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An Interview with Meghan Daum

In a special event sponsored by the Iowa Nonfiction Writing Program, Bedell Distinguished Visiting Professor Meghan Daum will read from her work, The Unspeakable: And Other Subjects of Discussion, at Prairie Lights Bookstore on January 31st at 7pm. Author Roxane Gay says, “Daum writes with confidence and an elegant defiance of expectation . . . There is no doubt Daum is a brilliant, incisive essayist. I would follow her words anywhere.”

In advance of this reading, we wanted to sit down with Daum to ask a few quick questions about her writing, and to prepare readers and listeners for the event. 

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Thank you so much for speaking with us today! We wanted to ask a few question about the specific event, as well as the collection.

Could you describe a few of the driving forces/themes behind your collection of essays The Unspeakable: And Other Subjects of Discussion?

Meghan Daum: The essays in The Unspeakable are guided in large part by ideas having to do with sentimentality in American life. The ways in which we are under tacit pressure to feel certain ways (and by “we” I guess I mean westerners but particularly people in the United States involved in the pursuit of what we might think of as “normal” ambitions and goals) is a dominant feature of contemporary emotional life. What we’re supposed to feel sad about, what we’re supposed to consider to be fun, what we’re supposed to find pleasurable or painful or meaningful; these are all very much in the eye of the beholder (the heart of the experiencer?) Yet, as sociologists like to say, there are “emotional scripts” that we’re expected to follow. I’m not a sociologist. But as a personal essayist who’s also a journalist and a longtime opinion columnist and, moreover, a bit of a contrarian when it comes to accepted wisdom, I’m constantly questioning those scripts. So the essays, all in their own ways, are invitations for readers to look at their experiences and reactions to those experiences more honestly. The essays cover a range of subjects—some overtly serious and some overtly silly—but the questions they are ask draw from the same existential well. What does it mean to be an adult? What happens if we don’t feel sad enough in the face of the death of a parent? What if the things the culture has deemed precious and central to the human experience—having children, caring deeply about certain kinds of food or music, even the entire concept of “fun”—just don’t interest you all that much? What if (and this is perhaps the most fundamental question of the book) surviving a crisis doesn’t make you a better person? These are often considered unaskable questions with unspeakable answers. But this book asks them again and again.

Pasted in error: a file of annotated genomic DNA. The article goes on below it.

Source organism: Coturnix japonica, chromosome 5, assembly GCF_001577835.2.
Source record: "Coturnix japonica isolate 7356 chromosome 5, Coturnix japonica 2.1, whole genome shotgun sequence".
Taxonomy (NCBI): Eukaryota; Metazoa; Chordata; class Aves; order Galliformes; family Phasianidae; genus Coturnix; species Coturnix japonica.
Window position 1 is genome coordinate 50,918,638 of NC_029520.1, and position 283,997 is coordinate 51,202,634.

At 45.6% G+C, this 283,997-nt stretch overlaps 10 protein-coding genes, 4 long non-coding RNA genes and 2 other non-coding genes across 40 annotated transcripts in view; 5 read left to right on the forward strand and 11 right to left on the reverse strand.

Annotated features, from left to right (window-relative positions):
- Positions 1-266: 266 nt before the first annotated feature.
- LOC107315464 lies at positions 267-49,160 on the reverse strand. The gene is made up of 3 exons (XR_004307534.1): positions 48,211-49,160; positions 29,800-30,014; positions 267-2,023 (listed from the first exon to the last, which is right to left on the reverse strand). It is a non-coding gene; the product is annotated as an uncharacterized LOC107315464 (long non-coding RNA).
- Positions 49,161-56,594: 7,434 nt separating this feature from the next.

Do you have a specific "set list" of excerpts or pieces that you will read at Prairie Lights? How do you decide what to read for an audience?

A set list! (Speaking of music.) It kind of depends on the crowd and how I’m feeling that day and probably various other factors I’m only partly conscious of. There’s one essay in the book that involves a lot of movie stars and other celebrities and I used to do it at readings a lot until I realized that some college audiences were young enough that they didn’t know who half of these stars were! It was shocking, since these are celebrities that were absolute household names not too long ago. But the pace of change in entertainment culture goes at light speed now. So sometimes I have to eyeball the audience when I get up to the podium and decide whether to read from that essay. We’ll see! Maybe I’ll even read from some new work (not making any promises, mind you.)

What is one thing the audience should know about your work before they attend the reading?

The one thing the audience should know about my work before attending the reading? That in sharing my ideas I’m making an offering rather than making a point. I’m not trying convince anyone of anything. I’m more just saying “hey, what if we looked at it this way?” Even as a newspaper opinion columnist, my approach was not persuade readers but to invite them to think alongside me as I looked at the world through my own (sometimes strange) lens and tried to make connections that were hopefully surprising or through provoking. Also, audiences should know that if they find something funny chances are it was meant to be funny. It’s okay to laugh. I want you to laugh! It amazes me when people talk about sitting in an audience and wanted to laugh but being afraid of seeming rude. Good lord! If the audience isn’t laughing at my jokes, then I have to laugh on my own behalf. And believe me, no good can ever come from that.

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Meghan Daum
is the author of the essay collections The Unspeakable: And Other Subjects of Discussion, which won the 2015 PEN Center USA Award for creative nonfiction, and My Misspent Youth. Her other books include the novel The Quality of Life Report, and Life Would Be Perfect If I Lived In That House, a memoir. She is the editor of the NYT bestseller Selfish, Shallow & Self-Absorbed: Sixteen Writers  on the Decision Not To Have Kids. She is an opinion columnist at The L.A. Times, and has written for The New Yorker, The New York Times Magazine, The Atlantic, and Vogue. She is the recipient of a Guggenheim Fellowship and an NEA fellowship, and is an adjunct associate professor in the MFA Writing Program at Columbia University's School of the Arts. Photo Credit: David Zaugh